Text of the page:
Take the 2-minute tour ×
English Language & Usage Stack Exchange is a question and answer site for linguists, etymologists, and serious English language enthusiasts. It's 100% free, no registration required.

What is the difference between:

I am working today

and

I work today

What is the right form?

share|improve this question

3 Answers 3

up vote 3 down vote accepted

Let's take them in reverse order:

I work today.

This means that you are going to work today. It is not said if you are currently working. Examples would be:

I can't go to the beach. I work today.

Aww, the boss screwed my day off. I work today, but at least I have tomorrow off.

Now, this is still not what most native speakers would say. They would probably say "I have work today," or "I'm working today." Which brings us to your first example:

I am working today.

This will mostly be used when you mean that you are going to work today. It can also be used if someone asks you what you're doing while you are at work (or on a lunch break). It would not normally be heard at work, because it should be obvious to any questioner who is present that you are working (and if it's not obvious that you are working, any question about what you are doing would be intended as a rebuke). The most common use case would be if you got a call on your cell from a friend:

Caller: Hey, what are you up to? I thought we could grab some beer and hit the beach.

You: I can't. I'm working today. Can I get a raincheck?

EDIT

You may also get some use out of looking at this question and answer, which I helped craft (along with some of the EL&U moderators and other bright lights on this site). It's not perfect, and it's still a work in progress, but we designed it to give non-native speakers a visual introduction to what the statements of time mean in English.

share|improve this answer
    
Thank you! very cool diagram by the link;) –  Edward83 May 8 '11 at 22:18

The first sentence combines a form of to be (am) with a present participle (working) to form the continuous tense. The sentence "I am working today" tells me that either 1) you are working right at this moment while you speak to me or 2) you are going to be working all of today.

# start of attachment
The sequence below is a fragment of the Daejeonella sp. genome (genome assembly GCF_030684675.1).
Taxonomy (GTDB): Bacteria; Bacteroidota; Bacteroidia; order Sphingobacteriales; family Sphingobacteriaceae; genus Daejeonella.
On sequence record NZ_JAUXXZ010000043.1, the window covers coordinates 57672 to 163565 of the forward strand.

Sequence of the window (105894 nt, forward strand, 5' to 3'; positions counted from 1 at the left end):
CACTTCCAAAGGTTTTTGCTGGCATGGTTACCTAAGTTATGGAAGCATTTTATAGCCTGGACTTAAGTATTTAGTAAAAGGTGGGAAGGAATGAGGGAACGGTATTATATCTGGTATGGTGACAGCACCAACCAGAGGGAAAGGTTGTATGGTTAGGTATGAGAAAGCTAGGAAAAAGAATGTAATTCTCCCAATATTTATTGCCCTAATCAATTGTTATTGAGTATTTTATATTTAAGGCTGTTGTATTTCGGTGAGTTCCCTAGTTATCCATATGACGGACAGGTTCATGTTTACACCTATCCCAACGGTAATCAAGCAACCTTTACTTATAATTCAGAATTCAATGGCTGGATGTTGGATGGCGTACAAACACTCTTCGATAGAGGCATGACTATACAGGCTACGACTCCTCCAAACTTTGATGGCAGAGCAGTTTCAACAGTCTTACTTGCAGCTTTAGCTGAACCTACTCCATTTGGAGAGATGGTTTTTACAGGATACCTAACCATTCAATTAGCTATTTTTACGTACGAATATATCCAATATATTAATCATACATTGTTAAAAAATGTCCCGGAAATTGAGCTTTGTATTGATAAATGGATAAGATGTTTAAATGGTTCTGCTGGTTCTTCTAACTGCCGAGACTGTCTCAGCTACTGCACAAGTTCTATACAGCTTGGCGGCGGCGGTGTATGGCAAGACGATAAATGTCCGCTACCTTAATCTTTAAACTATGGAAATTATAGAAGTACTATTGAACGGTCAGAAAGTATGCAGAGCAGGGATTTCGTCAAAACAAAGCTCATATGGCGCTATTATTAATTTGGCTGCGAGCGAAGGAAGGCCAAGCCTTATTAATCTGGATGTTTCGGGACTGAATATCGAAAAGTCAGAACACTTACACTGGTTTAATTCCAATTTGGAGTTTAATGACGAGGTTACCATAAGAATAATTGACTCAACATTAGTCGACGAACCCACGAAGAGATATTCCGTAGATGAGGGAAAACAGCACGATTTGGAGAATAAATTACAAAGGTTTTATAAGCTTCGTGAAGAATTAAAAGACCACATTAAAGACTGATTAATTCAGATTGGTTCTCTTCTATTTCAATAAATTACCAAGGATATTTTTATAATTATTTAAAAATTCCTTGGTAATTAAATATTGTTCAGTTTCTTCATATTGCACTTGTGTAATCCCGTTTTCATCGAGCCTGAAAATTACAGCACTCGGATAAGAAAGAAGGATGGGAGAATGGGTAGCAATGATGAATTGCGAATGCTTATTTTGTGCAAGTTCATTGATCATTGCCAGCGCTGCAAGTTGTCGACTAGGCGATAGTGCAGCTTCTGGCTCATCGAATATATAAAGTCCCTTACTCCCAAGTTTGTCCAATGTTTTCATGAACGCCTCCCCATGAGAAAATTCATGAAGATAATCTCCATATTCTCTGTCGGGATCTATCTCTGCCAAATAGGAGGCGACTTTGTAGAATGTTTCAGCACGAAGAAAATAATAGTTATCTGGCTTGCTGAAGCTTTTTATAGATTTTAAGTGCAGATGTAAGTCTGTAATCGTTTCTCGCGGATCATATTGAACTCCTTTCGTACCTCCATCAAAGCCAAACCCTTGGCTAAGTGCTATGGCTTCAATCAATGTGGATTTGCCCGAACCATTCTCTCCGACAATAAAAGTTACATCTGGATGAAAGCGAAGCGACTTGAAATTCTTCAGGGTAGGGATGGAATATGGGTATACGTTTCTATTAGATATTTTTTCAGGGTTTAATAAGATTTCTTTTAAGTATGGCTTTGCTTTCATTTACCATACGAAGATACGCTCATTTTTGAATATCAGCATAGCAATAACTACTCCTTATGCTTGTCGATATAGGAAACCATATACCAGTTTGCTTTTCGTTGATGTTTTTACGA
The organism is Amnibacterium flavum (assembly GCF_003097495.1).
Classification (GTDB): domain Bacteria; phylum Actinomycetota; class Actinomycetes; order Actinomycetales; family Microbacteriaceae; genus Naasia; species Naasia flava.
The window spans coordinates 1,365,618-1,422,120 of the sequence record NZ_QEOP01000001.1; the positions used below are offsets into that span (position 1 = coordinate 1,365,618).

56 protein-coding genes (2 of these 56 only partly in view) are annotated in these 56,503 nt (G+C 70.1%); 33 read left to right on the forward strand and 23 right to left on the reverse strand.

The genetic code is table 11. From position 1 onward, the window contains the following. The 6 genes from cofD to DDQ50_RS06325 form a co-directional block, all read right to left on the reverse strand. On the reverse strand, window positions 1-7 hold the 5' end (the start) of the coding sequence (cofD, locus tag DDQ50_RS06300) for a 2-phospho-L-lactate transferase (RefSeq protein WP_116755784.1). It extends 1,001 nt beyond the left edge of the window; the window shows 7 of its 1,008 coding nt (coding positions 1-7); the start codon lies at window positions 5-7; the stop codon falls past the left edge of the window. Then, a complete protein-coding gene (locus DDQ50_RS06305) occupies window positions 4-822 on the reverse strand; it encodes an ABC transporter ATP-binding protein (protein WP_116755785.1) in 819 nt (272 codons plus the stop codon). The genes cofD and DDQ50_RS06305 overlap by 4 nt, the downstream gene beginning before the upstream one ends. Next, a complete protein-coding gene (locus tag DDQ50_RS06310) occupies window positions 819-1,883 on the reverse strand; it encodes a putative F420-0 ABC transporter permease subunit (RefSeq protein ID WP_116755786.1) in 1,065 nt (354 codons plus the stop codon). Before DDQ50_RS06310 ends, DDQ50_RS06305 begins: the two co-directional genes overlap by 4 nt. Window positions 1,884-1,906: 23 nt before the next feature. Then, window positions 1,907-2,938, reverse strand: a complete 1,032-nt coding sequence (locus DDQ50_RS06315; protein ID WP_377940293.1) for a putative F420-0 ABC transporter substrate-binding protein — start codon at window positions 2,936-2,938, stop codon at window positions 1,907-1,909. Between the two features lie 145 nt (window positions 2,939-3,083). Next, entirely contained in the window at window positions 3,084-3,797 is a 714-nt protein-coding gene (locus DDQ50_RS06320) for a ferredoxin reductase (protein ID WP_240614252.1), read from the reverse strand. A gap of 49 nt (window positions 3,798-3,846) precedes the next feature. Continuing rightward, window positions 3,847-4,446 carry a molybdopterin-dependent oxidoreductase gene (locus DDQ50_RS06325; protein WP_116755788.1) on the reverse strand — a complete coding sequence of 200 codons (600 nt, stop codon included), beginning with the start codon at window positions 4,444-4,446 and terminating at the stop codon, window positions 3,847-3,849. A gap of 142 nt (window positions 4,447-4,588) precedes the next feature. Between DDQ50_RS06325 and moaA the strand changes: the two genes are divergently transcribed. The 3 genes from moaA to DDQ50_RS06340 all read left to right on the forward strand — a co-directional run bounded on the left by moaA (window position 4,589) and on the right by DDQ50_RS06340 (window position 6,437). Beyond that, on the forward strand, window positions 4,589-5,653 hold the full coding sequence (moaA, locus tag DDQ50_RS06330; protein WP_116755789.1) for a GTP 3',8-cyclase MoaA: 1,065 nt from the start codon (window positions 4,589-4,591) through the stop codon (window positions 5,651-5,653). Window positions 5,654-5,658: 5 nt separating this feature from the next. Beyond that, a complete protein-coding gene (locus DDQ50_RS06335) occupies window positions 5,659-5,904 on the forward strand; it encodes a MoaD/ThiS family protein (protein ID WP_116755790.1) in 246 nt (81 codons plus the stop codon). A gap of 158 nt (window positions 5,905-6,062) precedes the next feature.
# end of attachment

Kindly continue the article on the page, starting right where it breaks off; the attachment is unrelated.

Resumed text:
The second sentence is the simple present tense...though a bit unusual. The simple present tense is usually used to tell us something general. Unlike the present continuous tense described above, the present simple doesn't often have anything to say about time. So if I were to say simply "I work," it would mean that I generally work, without any specific mention of when, or how long. But by putting the "today" at the end, you are making a declaration of time which is odd for the present simple.

So, to the answer: I would, in general, use the first construction. Though an exact answer would be dependent on the context of the situation.

share|improve this answer
    
Indeed. I doubt "I work today" is at all common as a complete sentence. –  Henry May 8 '11 at 16:02
    
@Henry: As DevDeathRay correctly implies, the first construction should be used unless the speaker/writer has good reason to do otherwise. But I wouldn't exactly say "I work today." is 'uncommon', except by contrast. But I don't even have a problem with the (declamatory?) "Today, I work!", so I guess it's really a matter of how you define 'uncommon'. Less common than a popular alternative? Or notable because of its 'rarity'? –  FumbleFingers May 8 '11 at 16:29

To me, the first implies you are already working and will continue to do so. Though, I would say, if you are unclear with such a short sentence, it would be safe to expand on your sentence. If you are confused, chances are someone else will be too. You can never be too clear, only redundant.

share|improve this answer

Your Answer

 
discard

By posting your answer, you agree to the privacy policy and terms of service.

Not the answer you're looking for? Browse other questions tagged or ask your own question.